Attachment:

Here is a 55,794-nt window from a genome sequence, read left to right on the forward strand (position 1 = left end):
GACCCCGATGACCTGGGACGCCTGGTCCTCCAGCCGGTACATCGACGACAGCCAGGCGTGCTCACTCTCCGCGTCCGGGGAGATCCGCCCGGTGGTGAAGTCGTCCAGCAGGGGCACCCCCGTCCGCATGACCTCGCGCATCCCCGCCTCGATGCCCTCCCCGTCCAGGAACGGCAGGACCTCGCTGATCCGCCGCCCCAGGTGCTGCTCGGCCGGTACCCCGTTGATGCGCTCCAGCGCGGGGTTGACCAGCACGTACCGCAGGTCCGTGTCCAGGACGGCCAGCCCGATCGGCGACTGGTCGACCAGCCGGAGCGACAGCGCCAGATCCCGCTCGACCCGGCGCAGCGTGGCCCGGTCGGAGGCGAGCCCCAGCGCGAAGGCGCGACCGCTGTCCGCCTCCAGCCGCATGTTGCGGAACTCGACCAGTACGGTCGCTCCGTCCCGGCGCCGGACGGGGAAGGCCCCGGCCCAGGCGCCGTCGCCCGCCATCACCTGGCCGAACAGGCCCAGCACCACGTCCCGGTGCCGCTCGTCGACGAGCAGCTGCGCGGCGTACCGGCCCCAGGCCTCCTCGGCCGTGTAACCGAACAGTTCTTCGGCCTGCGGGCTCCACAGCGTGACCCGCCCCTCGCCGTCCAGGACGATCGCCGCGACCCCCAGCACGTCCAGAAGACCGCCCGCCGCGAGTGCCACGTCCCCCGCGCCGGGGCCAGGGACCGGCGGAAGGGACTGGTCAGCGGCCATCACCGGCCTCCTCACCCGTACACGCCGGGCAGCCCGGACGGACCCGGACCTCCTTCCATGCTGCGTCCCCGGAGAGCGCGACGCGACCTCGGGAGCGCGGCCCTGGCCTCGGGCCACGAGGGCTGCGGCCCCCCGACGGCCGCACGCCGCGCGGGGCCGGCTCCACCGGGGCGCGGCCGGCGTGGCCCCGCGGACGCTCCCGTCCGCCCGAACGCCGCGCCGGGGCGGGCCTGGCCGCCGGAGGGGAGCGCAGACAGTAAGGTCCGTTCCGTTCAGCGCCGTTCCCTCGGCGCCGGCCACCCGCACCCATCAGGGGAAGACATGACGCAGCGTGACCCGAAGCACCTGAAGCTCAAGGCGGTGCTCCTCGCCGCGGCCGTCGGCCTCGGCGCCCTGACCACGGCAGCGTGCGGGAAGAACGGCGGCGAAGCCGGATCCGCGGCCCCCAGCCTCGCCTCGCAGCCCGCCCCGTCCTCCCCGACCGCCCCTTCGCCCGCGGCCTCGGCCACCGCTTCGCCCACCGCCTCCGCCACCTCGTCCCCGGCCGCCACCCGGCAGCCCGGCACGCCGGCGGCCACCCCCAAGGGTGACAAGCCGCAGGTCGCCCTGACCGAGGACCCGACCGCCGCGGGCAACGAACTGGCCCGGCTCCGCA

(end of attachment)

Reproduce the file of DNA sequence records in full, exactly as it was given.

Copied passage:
Here is a 55,794-nt window from a genome sequence, read left to right on the forward strand (position 1 = left end):
GACCCCGATGACCTGGGACGCCTGGTCCTCCAGCCGGTACATCGACGACAGCCAGGCGTGCTCACTCTCCGCGTCCGGGGAGATCCGCCCGGTGGTGAAGTCGTCCAGCAGGGGCACCCCCGTCCGCATGACCTCGCGCATCCCCGCCTCGATGCCCTCCCCGTCCAGGAACGGCAGGACCTCGCTGATCCGCCGCCCCAGGTGCTGCTCGGCCGGTACCCCGTTGATGCGCTCCAGCGCGGGGTTGACCAGCACGTACCGCAGGTCCGTGTCCAGGACGGCCAGCCCGATCGGCGACTGGTCGACCAGCCGGAGCGACAGCGCCAGATCCCGCTCGACCCGGCGCAGCGTGGCCCGGTCGGAGGCGAGCCCCAGCGCGAAGGCGCGACCGCTGTCCGCCTCCAGCCGCATGTTGCGGAACTCGACCAGTACGGTCGCTCCGTCCCGGCGCCGGACGGGGAAGGCCCCGGCCCAGGCGCCGTCGCCCGCCATCACCTGGCCGAACAGGCCCAGCACCACGTCCCGGTGCCGCTCGTCGACGAGCAGCTGCGCGGCGTACCGGCCCCAGGCCTCCTCGGCCGTGTAACCGAACAGTTCTTCGGCCTGCGGGCTCCACAGCGTGACCCGCCCCTCGCCGTCCAGGACGATCGCCGCGACCCCCAGCACGTCCAGAAGACCGCCCGCCGCGAGTGCCACGTCCCCCGCGCCGGGGCCAGGGACCGGCGGAAGGGACTGGTCAGCGGCCATCACCGGCCTCCTCACCCGTACACGCCGGGCAGCCCGGACGGACCCGGACCTCCTTCCATGCTGCGTCCCCGGAGAGCGCGACGCGACCTCGGGAGCGCGGCCCTGGCCTCGGGCCACGAGGGCTGCGGCCCCCCGACGGCCGCACGCCGCGCGGGGCCGGCTCCACCGGGGCGCGGCCGGCGTGGCCCCGCGGACGCTCCCGTCCGCCCGAACGCCGCGCCGGGGCGGGCCTGGCCGCCGGAGGGGAGCGCAGACAGTAAGGTCCGTTCCGTTCAGCGCCGTTCCCTCGGCGCCGGCCACCCGCACCCATCAGGGGAAGACATGACGCAGCGTGACCCGAAGCACCTGAAGCTCAAGGCGGTGCTCCTCGCCGCGGCCGTCGGCCTCGGCGCCCTGACCACGGCAGCGTGCGGGAAGAACGGCGGCGAAGCCGGATCCGCGGCCCCCAGCCTCGCCTCGCAGCCCGCCCCGTCCTCCCCGACCGCCCCTTCGCCCGCGGCCTCGGCCACCGCTTCGCCCACCGCCTCCGCCACCTCGTCCCCGGCCGCCACCCGGCAGCCCGGCACGCCGGCGGCCACCCCCAAGGGTGACAAGCCGCAGGTCGCCCTGACCGAGGACCCGACCGCCGCGGGCAACGAACTGGCCCGGCTCCGCA